this can sometimes generate even more unwanted email.

Again, thank you for your efforts to help keep eBay a safe place to
trade.


Regards,

Tina
eBay SafeHarbor
Investigations Team
______________________________
eBay Inc.
The World's Online Marketplace
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Tip for slowing the bad guys down...

In reply to: Other advice from our members

Have you ever gotten questionable mail from a trusted contact? Here's why...
Some of the address used by these folks are gotten from unsuspecting user's address books via cookies, trojans, worms, and other malicious means.
A trojan, worm or otherwise harmful code will be sent and may have no noticable effects on your computer. It can easily be attached to an email, file or even appear to be a legit email from a trusted contact.
Some of these will clone your address book, contacts list (ie MSN or Yahoo Messengers) or other stored contacts. Once attained, they simply send them out or make them available to the nasty people who use them or sell them... Once again, you may never notice anything different about your computer.
One simple way to prevent someone from exploiting your contacts list is to simply add a fake entry.
Make it FIRST on your list and be SURE it's not a real address... The easiest way to assure this is to type it in and see if it goes anywhere... lol
I use ''AaronAardvark@htk.con'' The bug or hacker in question will attempt to verify the address, it WON'T work and they will abort. Fast in, fast out is how they work to avoid getting caught.
With luck, none of your contacts will receive any phish or otherwise nasty stuff from ''you''.
This WILL NOT prevent YOU from getting any questionable email, but it WILL make it harder for hackers/scammers to exploit your contact list.
It's a very easy step to take to help slow the bad guys down.
I DO agree with everyone else on the firewall/anti virus thing. An UPDATED version of either or both is a very efficient tool in preventing serious problems.
Nothing is fool proof unless you totally avoid connection to the 'net.
I know it's a bit off topic but I have gotten one of those nasty emails from people who asked why I sent them a virus, nasty eamil, or other spaminals.
It could help pervent you from being associated with these folks or having to answer questions that need not be asked.

Oh, another thought...
If you have DSL, cable, or broadband... If you're not usting it, TURN IT OFF!
Idle computers are a hackers dream.

Just a thought I wanted to pass on.

Scootertrashtx, Inna middle of Texas

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A Case History

In reply to: Other advice from our members

I got many messages from a company called Worldwide Marketing Services LLC, asking for payment for information about on-line jobs. First I noticed that the domain name of the sender was 'ureach.com'. I looked up the WMS LLC in Google and there was no info about such a company, secondly I looked up ureach.com which happened to be an Internet Service Provider (ISP). I thought it is the wrong business for WMS to be in the ISP domain. I found 'ureach' to be a dubious company which is not doing enough in controlling suspicious accounts and asked them to shut down WMS account which they did. Besides that, because I have a blog, I made a posting describing my experiences. Since then I got a few hits through Google and other search engines from people who were trying to find things about WMS. You can do the same: google around the company (if it is not eBay or PayPal) the ISP of the email you get and if you find something, act on the info. Try to get the account suspended, write about it if you have a blog, open a blog (it is free!) and write about it. This way you can help keeping the Internet clean of the phishers.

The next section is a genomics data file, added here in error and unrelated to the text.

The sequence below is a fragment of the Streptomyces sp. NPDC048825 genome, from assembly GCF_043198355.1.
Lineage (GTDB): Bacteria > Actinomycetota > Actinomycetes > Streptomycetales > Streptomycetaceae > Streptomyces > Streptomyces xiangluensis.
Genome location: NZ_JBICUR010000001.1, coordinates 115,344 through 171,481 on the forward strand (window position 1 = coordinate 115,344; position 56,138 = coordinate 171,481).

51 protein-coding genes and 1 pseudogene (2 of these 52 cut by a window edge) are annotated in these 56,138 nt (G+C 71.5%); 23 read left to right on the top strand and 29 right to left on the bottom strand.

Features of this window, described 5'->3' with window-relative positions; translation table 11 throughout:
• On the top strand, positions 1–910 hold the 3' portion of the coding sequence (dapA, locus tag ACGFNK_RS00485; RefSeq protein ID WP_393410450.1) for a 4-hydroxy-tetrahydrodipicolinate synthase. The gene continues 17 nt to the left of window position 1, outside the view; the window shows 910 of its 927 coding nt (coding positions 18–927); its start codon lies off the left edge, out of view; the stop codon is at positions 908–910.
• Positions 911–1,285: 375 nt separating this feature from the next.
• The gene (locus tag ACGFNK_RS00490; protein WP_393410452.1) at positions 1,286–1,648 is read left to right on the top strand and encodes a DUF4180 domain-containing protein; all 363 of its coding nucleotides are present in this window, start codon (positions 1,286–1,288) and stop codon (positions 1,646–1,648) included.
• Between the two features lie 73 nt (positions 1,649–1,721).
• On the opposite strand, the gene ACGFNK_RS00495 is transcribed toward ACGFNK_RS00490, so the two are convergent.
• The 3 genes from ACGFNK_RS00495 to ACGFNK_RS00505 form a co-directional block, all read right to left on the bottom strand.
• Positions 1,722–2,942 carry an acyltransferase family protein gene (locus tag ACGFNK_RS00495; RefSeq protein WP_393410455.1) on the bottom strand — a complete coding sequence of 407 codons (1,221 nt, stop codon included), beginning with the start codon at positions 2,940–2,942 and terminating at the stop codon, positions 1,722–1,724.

Julius

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phishing detection

In reply to: Other advice from our members

I've found that the grammatical errors made on phishing emails are so obvious, it's a wonder anyone falls for them. That and the fact that paypal is purportedly emailing me on my MSN account instead of the hotmail account that is set up specifically for paypal transactions. I have a hotmail account that is used specifically for certain kinds of transactions just so that I can keep control of them for security reasons. If we ever run across spammers who actually speak english, I guess I'll have to be more careful, but in the meantime...

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9 of 10

In reply to: phishing detection

I just tried the phishing iq test and got 9 out of 10 correct! Interesting that I erred on the side of caution and selected a legitimate one as a scam, too...

be careful out there!

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More Info

In reply to: 6/24/05 How to recognize and avoid phishing scams

I won't cover the already excellent advice given in the previous answers. I just wanted to add a little more information. All online accounts that require a user name and password to log in are potentially targets of these scams. Even though I don't pay my bills online, I created accounts for my mortgage, credit cards, cable provider, wireless phone service, paypal, etc. It is easier to view recent activity, make changes to accounts and even print recent policy changes online than over the phone. However, I have received phishing e-mails from almost every account at one time or another. It is important to let them know when you receive these e-mails. I found that every account has a place to report them. I just go to the site (not by using the e-mail link), look under the help section and find where to report a suspicious e-mail. Many of the sites even have a recent hoax area where you can see the current scams. I always report them, If enough people do, it is in their best interest to track down the phishers. No business out there wants to lose members or waste valuable time trying to straighten out unauthorized charges or changes made to somebody's account. I usually include a note in the letter telling them I know it is a fake but, I am just forwarding it so they can be aware of any new scams circulating.